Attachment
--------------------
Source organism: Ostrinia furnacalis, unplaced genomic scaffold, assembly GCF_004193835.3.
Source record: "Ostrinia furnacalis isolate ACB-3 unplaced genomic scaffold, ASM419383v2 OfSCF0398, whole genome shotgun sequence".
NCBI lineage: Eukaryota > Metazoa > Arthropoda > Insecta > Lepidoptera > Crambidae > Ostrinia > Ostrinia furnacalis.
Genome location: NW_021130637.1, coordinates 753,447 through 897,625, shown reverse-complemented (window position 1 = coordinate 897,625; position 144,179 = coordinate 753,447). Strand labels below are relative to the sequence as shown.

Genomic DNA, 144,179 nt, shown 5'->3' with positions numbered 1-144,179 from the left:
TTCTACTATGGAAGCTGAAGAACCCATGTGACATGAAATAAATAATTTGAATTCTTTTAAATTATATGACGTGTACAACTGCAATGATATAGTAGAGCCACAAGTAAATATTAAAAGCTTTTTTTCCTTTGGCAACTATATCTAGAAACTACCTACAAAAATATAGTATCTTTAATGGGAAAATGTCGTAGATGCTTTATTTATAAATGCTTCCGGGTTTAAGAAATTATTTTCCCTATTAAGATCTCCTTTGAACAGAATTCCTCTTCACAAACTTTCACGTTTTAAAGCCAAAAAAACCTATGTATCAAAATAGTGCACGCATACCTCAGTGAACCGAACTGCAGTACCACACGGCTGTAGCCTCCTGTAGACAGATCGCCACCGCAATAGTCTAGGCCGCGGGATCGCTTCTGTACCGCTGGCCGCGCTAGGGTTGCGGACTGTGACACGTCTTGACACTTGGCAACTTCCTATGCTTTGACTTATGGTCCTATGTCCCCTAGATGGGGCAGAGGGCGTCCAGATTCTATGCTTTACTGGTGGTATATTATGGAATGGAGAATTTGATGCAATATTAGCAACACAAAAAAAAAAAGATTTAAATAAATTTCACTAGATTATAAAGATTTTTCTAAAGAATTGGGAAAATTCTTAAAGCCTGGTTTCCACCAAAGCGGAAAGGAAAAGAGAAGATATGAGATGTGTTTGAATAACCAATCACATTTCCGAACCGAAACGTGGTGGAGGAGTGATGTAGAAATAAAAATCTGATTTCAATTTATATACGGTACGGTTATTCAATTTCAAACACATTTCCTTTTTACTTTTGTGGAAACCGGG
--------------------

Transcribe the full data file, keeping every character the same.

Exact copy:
Source organism: Ostrinia furnacalis, unplaced genomic scaffold, assembly GCF_004193835.3.
Source record: "Ostrinia furnacalis isolate ACB-3 unplaced genomic scaffold, ASM419383v2 OfSCF0398, whole genome shotgun sequence".
NCBI lineage: Eukaryota > Metazoa > Arthropoda > Insecta > Lepidoptera > Crambidae > Ostrinia > Ostrinia furnacalis.
Genome location: NW_021130637.1, coordinates 753,447 through 897,625, shown reverse-complemented (window position 1 = coordinate 897,625; position 144,179 = coordinate 753,447). Strand labels below are relative to the sequence as shown.

Genomic DNA, 144,179 nt, shown 5'->3' with positions numbered 1-144,179 from the left:
TTCTACTATGGAAGCTGAAGAACCCATGTGACATGAAATAAATAATTTGAATTCTTTTAAATTATATGACGTGTACAACTGCAATGATATAGTAGAGCCACAAGTAAATATTAAAAGCTTTTTTTCCTTTGGCAACTATATCTAGAAACTACCTACAAAAATATAGTATCTTTAATGGGAAAATGTCGTAGATGCTTTATTTATAAATGCTTCCGGGTTTAAGAAATTATTTTCCCTATTAAGATCTCCTTTGAACAGAATTCCTCTTCACAAACTTTCACGTTTTAAAGCCAAAAAAACCTATGTATCAAAATAGTGCACGCATACCTCAGTGAACCGAACTGCAGTACCACACGGCTGTAGCCTCCTGTAGACAGATCGCCACCGCAATAGTCTAGGCCGCGGGATCGCTTCTGTACCGCTGGCCGCGCTAGGGTTGCGGACTGTGACACGTCTTGACACTTGGCAACTTCCTATGCTTTGACTTATGGTCCTATGTCCCCTAGATGGGGCAGAGGGCGTCCAGATTCTATGCTTTACTGGTGGTATATTATGGAATGGAGAATTTGATGCAATATTAGCAACACAAAAAAAAAAAGATTTAAATAAATTTCACTAGATTATAAAGATTTTTCTAAAGAATTGGGAAAATTCTTAAAGCCTGGTTTCCACCAAAGCGGAAAGGAAAAGAGAAGATATGAGATGTGTTTGAATAACCAATCACATTTCCGAACCGAAACGTGGTGGAGGAGTGATGTAGAAATAAAAATCTGATTTCAATTTATATACGGTACGGTTATTCAATTTCAAACACATTTCCTTTTTACTTTTGTGGAAACCGGG